Songs of Life in Death (K7)


Lukas Simonis: guitar, backing vocals
Peter Bos: drums, backing vocals
Cor Gout: vocals, tapes & effects
Ronnie Krepel: bass, recorder, drilling machine, extra keyboards
Frank van der Bos: keyboards, melodica, backing vocals

Guest musicians:

Raymund van Santen: clarinet, alto sax
Frans Friederich: trumpet, tuba

Recording and Mixing by Dolf and Trespassers W at ADM’s Koeinverhuur.


Reviews in English: 3

ATERNATIVE PRESS #33, USA, November 1990


This new cassette-only release (French) from the Netherland’s Rock-in-Opposition band, Trespassers W, highlights shorter songs and a distinct sense of humor. This tape, according to vocalist Cor Gout, contains songs recorded during the POTEMKIN sessions and some « live-set » material.
There is a great deal of variety on the sixteen pieces on this tape. As a result, it is hard to pin down any reference points for it. There is a fair amount of torch song style present, but perhaps as it would be done by the Residents. The old Canterbury sound of the early seventies (remember Daevid Allen, Caravan, etc?) is present, but so is the industrial sound of Ministry and Laibach. It all depends on which song is currently scraping past your playback heads.
« Fin de Siècle » sounds like the Residents crossed with early Talking Heads, with Gout’s smooth voice talking us through some wonderful nonsense, including the image of Samantha Fox hopping over a parson’s gate. « Zero a No Go » has Fred Frith’s instrumental eccentricity, with zany lyrics that cross Samuel Beckett with rock and roll clichés. « Ice Cream man » is a fabulous bit of general silliness, something the Bonzos would have liked, performed with a taste of early Mothers and pre-synth Devo.
Then out of nowhere comes « Macht Kaputt », a harsh and hellish German medley with three major components. It starts with heavily driven guitar work from Lukas Simonis, a la Heldon, into an acid rock piece with distorted Jourgensen-like vocals. Ministry meets Mountain. This effortless segues into a Laibachian rendition of a Brecht/Weill cabaret piece.
AIMEZ-VOUS proves that the intense creativity of POTEMKIN was no fluke, and that TW can also operate on a humorous level. Somebody stateside should catch onto these guys and start importing their stuff on a regular basis. Zamla, Slapp Happy, Henry Cow, Daevid Allen, Frank Zappa, and more – these guys have fused it all and it work. (Tape dist. By Underground Productions, 18 rue du Bearn, 69330 Mezieu, France).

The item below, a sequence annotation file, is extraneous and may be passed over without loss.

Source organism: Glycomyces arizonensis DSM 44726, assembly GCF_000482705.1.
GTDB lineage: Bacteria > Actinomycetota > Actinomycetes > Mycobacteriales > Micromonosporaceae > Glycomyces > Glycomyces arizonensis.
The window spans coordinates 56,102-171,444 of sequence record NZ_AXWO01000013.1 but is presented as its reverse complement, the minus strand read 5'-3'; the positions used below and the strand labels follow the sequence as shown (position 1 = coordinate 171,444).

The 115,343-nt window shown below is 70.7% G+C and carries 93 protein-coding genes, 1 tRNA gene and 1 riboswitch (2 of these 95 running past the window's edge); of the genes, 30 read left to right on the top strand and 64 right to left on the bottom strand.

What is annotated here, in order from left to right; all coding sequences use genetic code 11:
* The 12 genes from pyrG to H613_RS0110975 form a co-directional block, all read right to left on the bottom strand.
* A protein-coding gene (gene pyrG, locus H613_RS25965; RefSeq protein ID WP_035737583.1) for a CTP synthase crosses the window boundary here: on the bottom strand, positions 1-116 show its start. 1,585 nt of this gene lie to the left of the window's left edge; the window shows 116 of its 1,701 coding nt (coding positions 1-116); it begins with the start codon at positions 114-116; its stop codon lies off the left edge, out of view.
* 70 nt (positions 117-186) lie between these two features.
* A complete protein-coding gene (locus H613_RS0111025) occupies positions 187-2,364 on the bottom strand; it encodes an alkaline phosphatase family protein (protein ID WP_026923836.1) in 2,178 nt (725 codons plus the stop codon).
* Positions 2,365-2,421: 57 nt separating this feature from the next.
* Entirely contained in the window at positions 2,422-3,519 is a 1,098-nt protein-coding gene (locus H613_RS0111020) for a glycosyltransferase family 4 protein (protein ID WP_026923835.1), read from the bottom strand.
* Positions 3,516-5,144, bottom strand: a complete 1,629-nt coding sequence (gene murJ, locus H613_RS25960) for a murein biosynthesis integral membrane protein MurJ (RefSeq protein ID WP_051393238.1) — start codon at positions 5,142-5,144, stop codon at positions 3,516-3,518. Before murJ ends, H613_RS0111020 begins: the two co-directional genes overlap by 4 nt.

OPTION #35, USA, November/December 1990

TRESPASSERS W : Songs of Life in Death

This Dutch band is pretty demented in its own lighthearted way. These songs are not particularly complicated in their structures, but the arrangements are prone to jump about merely from contrived, artsy rock to polkas and other European forms, back to more hard-edged rock. Cor Gout’s singing is reminiscent of Gong-era Daevid Allen in that his delivery is also half-sung/half-spoken and sometimes bounces along in a very sing-songy fashion. The lyrics, mostly in English, are nonsensical, though neither they nor the music are as space-obsessed as Gong. While in the technical sense the music’s fairly straightforward, the loopy humor, the quickness with which ideas fly by, and the general adventurous feeling this music exudes make it a joy to listen to. (Javastraat 27A, 2585 AC Den Haag, Holland).

GAJOOB TM, web review, 8/14/1994

TRESPASSERS W, Songs of Life in Death

I remember hearing these guys on a compilation and liking their stuff so this is a pleasant surprise ‘cos this tape more than lives up to the promise of the first impression. But it’s hard to describe Trespassers W’s music. Partly thrash, but cleaner and with a lot more going on musically and much in the way of odd meters and strange sounding scales. The tape is well-paced as well, not just a barrage of crap, but a mix of sounds, lots of humor and great music.